A Manhattan federal prosecutor on Wednesday accused Russian arms broker Viktor Bout of seeking to sell millions of dollars in weapons, including 100 surface-to-air missiles, to a Colombian rebel group and expressing an intent to kill American pilots.
The allegations came at the opening of the Bout’s trial this week, the culmination of a five-year-long effort by the United States to capture and prosecute one of the world’s most famous alleged arms traffickers.
The Russian national was the target of an elaborate U.S. Drug Enforcement Agency sting operation that ended with his arrest in March 2008 in Thailand and led to a prolonged legal battle over his extradition. He was accused of seeking to sell the missiles, 20,000 AK-47 rifles, 20,000 fragment grenades, 740 mortars, 350 sniper rifles, and 10 million rounds of ammunition, to the Colombian rebel group, the Revolutionary Armed Forces of Colombia.
Bout, 44, appeared in a crisp black pin-striped suit, his thick, brown spiky hair trimmed short. His wife and teenage daughter arrived at the courthouse after the trial got underway. He stared intently at the American jurors piled into the courtroom, preparing to determine his fate.
Brendan McGuire, the U.S. assistant attorney general, told a federal jury in his opening arguments that the prosecution had amassed an overwhelming trove of evidence, including tape-recorded conversations of Bout negotiating the arms deal.
“This is not a complicated case,” McGuire told the jury, itemizing a shopping list of weapons Bout pledged to supply. “It’s all on tape….This man, Viktor Bout, agreed to provide all of it to a foreign terrorist organization he believed was planning to kill Americans.”
Bout’s lawyer, Albert Dayan, denied that his client had any intention of selling arms to Colombian rebels, but said that he had agreed to discuss arms sales in order to lure the buyers into paying $5 million for two cargo planes he was trying to unload.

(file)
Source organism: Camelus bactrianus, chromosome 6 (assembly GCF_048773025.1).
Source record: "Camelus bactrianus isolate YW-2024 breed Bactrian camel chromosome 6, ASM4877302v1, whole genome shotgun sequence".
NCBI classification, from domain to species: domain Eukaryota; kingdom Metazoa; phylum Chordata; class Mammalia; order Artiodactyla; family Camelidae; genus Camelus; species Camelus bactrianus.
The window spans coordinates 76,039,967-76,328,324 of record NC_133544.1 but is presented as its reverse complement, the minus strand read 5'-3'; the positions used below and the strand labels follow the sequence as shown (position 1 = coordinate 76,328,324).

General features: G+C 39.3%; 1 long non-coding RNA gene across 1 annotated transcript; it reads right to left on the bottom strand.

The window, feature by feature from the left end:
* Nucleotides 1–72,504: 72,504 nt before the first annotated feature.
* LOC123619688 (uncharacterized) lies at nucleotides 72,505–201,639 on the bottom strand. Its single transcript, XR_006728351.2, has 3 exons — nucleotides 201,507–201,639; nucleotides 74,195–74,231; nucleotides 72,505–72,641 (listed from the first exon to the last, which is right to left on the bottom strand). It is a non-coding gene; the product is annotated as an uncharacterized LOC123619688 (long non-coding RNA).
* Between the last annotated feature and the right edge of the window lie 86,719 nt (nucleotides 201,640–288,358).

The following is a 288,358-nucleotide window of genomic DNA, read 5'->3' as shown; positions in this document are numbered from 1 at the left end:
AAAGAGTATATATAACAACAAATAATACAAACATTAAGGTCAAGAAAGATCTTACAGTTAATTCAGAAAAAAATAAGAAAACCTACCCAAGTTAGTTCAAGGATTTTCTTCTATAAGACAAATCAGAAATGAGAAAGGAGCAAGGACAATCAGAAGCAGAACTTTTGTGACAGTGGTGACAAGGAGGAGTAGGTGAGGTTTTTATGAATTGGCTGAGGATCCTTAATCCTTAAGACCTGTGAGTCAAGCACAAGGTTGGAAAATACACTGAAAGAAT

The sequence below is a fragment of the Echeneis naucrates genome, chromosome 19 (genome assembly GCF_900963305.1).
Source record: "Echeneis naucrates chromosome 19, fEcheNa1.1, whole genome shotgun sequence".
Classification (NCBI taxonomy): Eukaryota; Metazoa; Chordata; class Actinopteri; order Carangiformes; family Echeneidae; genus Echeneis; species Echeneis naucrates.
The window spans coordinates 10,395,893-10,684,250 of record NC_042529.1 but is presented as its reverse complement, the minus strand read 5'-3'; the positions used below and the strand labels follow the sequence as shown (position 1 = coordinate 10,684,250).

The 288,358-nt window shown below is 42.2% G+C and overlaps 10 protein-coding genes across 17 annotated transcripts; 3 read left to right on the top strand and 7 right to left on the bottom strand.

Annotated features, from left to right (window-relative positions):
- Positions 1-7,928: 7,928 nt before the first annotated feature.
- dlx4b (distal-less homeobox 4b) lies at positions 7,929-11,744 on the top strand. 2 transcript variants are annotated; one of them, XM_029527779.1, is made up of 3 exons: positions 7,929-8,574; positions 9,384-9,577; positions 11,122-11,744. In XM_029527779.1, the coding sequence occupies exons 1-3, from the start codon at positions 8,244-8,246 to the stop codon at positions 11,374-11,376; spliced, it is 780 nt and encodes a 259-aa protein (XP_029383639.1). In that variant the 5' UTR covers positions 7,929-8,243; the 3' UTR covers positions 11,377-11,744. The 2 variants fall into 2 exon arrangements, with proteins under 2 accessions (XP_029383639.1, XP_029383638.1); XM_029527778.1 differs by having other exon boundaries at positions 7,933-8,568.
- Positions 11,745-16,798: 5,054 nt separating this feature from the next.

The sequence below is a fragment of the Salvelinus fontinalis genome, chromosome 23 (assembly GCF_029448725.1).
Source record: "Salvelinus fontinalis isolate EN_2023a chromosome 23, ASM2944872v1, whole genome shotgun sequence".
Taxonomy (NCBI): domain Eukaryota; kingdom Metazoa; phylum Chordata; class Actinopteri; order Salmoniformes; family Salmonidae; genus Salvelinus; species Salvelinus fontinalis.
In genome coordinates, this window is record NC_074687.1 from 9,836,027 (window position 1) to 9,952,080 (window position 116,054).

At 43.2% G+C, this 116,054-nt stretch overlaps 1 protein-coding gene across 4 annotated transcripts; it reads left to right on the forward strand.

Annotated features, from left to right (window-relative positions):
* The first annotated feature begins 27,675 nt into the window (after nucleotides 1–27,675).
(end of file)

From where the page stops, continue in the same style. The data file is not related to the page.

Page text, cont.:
“The simple and very profound truth is that Viktor Bout never wanted, never intended and never was going to sell arms,” Dayan said. “He played a perfect sucker to catch a sucker.”
The trial promises to provide a rare glimpse into the secretive world of arms trafficking. Bout, a former Soviet military adviser in Africa, left the military at the age of 24 and established his own freight company in 1991, just as the Soviet Union collapsed, leaving behind a massive supply of Soviet-era cargo planes and surplus weapons.
By the age of 30, according to McGuire, Bout had acquired 30 cargo planes and an almost mythical reputation as a weapons supplier of choice for myriad armed groups in Africa during the 1990s. His dealings were documented in the book “Merchant of Death: Money, Guns, Planes, and the Man Who Makes War Possible,” by a former Washington Post reporter, Douglas Farah, and Stephen Braun.
Bout’s attorney denied that his client had ever directly brokered an arms deal, saying that he only provided transportation to those who did. “He was paid to transport and that is what he did,” Dayan said.
The DEA launched an investigation into Bout in late 2006 or 2007, and instructed two paid informants, identified only as Carlos and Ricardo, to draw Bout into talks on a potential arms deal and to lure him outside of Moscow, where he could be apprehended.
The two men made contact with an associate of Bout, Andrew Smulian, who has since pleaded guilty to charges and who is cooperating with federal authorities in the hopes of receiving a lighter sentence.
Bout initially made it clear that he had turned over a new leaf and had no interest in getting back into the business, according to Dayan. But Dayan said his client was pressed to agree to a deal by Smulian, who was short on funds and knew Bout was trying to unload two cargo airplanes.
Bout finally said he would meet with Carlos and Ricardo in Thailand and hammer out the final details. The conversation was tape-recorded.
The prosecutor said that, at the meeting, Bout immediately displayed an “mastery” of the arms trade, identifying the Eastern European supplies, explaining the logistical plans and inventing a cover story to evade detection. He also expressed personal “sympathy” with the men’s cause.
“We’re together and we have the same enemy,” Bout was recorded as saying. “It’s not business. It’s my fight. I’m fighting the United States for 10 or 15 years.”
“Viktor Bout was given the opportunity to put millions of dollars of weapons [into the hands of] terrorists in order to kill Americans,” McGuire said. “He jumped at the opportunity.”
Dayan said his client was just telling the men what they wanted to hear.
The plan, he said, was “just to sell the plane and walk away. It was a three-way con game.”
“He didn’t walk into the meeting and say, ‘I want to kill Americans.’ He said, ‘Yes, yes they’re my enemies too, just give me $5 million for the planes….The fact is this man never intended to sell arms.”